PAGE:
I walked into the sanctuary late at night and to find what I’d expected — a dozen or less people scattered throughout the sanctuary with their heads bowed. I took my seat in one of the back pews, feeling a little insecure and silly. So what?, I thought. What’s this supposed to do? Where’s the newsworthiness in this? I pushed around a few of the collection envelopes at the back of the pew in front of me, rearranged the hymnals. If I were a child, I’d have begun drawing pictures for as much as I felt at a loss for my presence there, a real boredom setting in. Then, becoming afraid that others might look and see me feeling so out of place, I bowed my head in silence. Said a quick obligatory “Dear God” prayer, help this person and that one, thank you for this and that, the Lord’s prayer. Having exhausted my list of known prayers, I sat silent with my head bowed in embarrassment of being “found out”.
It wasn’t long into that silence that I felt a strong presence surround me. A familiar presence that I’d not felt since sitting in that sanctuary long ago, playing a few cautious notes on my clarinet. Only this time, I wasn’t scared. I was awed and filled up with the all encompassing largeness of this presence that so enveloped me, it was overpowering. I kept my head lowered, for now tears were falling without abandon down my cheeks and I was again embarrassed. I didn’t want to cause a scene, for anyone to ask me what was wrong or even to share this moment with anyone. I just sat there being filled up, allowing this Ultimate Presence to surround me, embrace me, hoping that my tears would cease long enough for me to leave in peace.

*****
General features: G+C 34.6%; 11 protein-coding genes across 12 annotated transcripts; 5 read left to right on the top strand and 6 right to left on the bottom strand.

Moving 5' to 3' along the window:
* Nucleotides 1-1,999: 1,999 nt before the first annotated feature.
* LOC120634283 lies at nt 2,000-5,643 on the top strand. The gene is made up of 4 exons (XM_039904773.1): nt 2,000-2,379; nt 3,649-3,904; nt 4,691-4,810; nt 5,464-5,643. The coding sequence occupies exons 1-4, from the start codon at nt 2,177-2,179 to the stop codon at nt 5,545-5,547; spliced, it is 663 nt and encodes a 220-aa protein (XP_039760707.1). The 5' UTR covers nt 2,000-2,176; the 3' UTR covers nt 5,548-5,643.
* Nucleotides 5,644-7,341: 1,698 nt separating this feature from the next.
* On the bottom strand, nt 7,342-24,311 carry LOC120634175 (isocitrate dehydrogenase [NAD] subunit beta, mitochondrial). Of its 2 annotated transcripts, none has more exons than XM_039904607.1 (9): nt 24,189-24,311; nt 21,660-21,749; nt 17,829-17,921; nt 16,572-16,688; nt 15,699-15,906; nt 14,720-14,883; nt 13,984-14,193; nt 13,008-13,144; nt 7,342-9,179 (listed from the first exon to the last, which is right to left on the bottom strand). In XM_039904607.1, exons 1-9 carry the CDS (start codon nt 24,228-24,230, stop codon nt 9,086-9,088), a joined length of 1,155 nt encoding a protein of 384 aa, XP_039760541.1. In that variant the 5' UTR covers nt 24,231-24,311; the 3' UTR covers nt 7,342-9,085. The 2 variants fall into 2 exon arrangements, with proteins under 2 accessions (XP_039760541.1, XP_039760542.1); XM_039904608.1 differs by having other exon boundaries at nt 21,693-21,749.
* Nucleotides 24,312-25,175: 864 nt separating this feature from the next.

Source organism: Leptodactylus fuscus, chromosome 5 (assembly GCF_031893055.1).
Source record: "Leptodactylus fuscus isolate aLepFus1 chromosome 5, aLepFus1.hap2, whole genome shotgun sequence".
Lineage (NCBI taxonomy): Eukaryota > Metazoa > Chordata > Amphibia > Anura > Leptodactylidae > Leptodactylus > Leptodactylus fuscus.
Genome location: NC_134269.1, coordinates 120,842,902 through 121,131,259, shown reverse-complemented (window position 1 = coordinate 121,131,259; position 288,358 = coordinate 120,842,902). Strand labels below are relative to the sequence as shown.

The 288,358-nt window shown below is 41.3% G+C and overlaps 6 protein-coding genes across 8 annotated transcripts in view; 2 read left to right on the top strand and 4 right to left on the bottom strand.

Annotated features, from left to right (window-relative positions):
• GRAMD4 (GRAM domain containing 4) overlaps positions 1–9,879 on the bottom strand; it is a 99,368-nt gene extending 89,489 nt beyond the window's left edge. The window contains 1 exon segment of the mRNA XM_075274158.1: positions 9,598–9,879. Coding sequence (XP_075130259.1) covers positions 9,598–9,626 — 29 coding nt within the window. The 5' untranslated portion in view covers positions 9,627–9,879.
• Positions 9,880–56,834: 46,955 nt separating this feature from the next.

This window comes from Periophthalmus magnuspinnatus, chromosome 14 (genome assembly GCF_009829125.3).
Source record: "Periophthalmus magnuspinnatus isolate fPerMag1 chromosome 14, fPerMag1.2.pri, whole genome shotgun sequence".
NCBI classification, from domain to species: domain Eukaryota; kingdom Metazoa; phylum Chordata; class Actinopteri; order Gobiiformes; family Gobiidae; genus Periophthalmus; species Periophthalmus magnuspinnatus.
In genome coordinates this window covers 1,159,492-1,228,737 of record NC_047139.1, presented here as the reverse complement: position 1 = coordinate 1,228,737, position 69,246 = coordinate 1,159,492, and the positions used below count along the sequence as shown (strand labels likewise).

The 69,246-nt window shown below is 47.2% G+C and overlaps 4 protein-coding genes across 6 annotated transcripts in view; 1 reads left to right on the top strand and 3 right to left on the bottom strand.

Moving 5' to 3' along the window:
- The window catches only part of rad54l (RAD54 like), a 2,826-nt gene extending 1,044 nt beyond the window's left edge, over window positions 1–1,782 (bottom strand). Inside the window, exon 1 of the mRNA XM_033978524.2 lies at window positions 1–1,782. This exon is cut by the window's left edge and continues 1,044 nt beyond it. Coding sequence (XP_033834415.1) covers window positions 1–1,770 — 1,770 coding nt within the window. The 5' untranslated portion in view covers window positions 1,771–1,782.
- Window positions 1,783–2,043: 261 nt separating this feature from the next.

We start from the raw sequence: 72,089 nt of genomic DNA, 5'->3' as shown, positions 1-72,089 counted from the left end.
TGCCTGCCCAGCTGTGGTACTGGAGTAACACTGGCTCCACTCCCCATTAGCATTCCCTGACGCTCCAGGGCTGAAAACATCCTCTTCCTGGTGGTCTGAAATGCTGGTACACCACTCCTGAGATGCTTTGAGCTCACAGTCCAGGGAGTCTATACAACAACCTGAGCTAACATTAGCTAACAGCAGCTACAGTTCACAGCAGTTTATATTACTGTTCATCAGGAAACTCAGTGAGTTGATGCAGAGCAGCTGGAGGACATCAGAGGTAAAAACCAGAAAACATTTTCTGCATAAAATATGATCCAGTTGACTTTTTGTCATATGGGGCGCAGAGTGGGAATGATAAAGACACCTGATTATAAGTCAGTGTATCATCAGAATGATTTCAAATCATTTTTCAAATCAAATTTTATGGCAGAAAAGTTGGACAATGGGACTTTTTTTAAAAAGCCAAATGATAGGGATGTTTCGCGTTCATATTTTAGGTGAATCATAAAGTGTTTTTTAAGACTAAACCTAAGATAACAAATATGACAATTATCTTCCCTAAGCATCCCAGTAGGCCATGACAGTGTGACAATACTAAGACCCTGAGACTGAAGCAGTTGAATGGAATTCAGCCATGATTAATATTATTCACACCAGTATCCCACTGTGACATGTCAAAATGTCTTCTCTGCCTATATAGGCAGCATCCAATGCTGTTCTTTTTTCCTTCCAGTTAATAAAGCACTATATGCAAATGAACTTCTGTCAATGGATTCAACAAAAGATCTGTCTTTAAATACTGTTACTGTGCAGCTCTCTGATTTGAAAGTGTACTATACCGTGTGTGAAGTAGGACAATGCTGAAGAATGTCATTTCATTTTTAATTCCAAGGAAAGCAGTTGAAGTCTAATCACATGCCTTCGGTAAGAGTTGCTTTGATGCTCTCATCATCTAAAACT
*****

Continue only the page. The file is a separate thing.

This was the first adult miracle for me – this internal shifting to allow myself to conceptualize and accept a Being greater than myself into my mind.
But did I give myself over to it? Hell no, I was stubborn. A real thinker! No way was I going to just fall over into the hands of some God, just because I was humbled by His Presence one evening. Shoot, I could have just as easily been tired and overly hungry. Let’s not go crazy or anything because of a couple of “felt” events in my life.
Again, I was asked to report on an event for the church newsletter – this time by attending the church women’s retreat. In all honesty, there is no way on earth I’d have attended a woman’s retreat then on my own accord. To spend two full days with other women in the church who’d choose to spend an entire weekend talking about……God? Hell, no! What on earth would I have in common with those people? Thankfully, the woman that sat next to me in choir invited me to share her room with three others, so I didn’t have to feel alone or out of place. She told me to bring some food for sharing later in the first evening and a bottle of wine. What? Alcohol at a Christian retreat?
The retreat itself was forgetful – the speaker and meaning, although I do remember that it was about angels – but I came away from that weekend feeling a strange kinship to these ladies I hardly knew. We’d see each other each weekend, dressed to our Sunday best sitting side by side in the pews, yet I realized that with our eyes focused on our pastor up front there was little time to really SEE each other. That weekend helped me to recognize that though we were all very different in ages, family situations, religious upbringing, we were all very much the same in our journeys. Some further along, some just starting, some falling and coming back, but all of us striving, reaching for something more outside ourselves. Walking away that weekend, I felt part of a religious community that felt somehow deeper than relationships I shared with my friends away from church.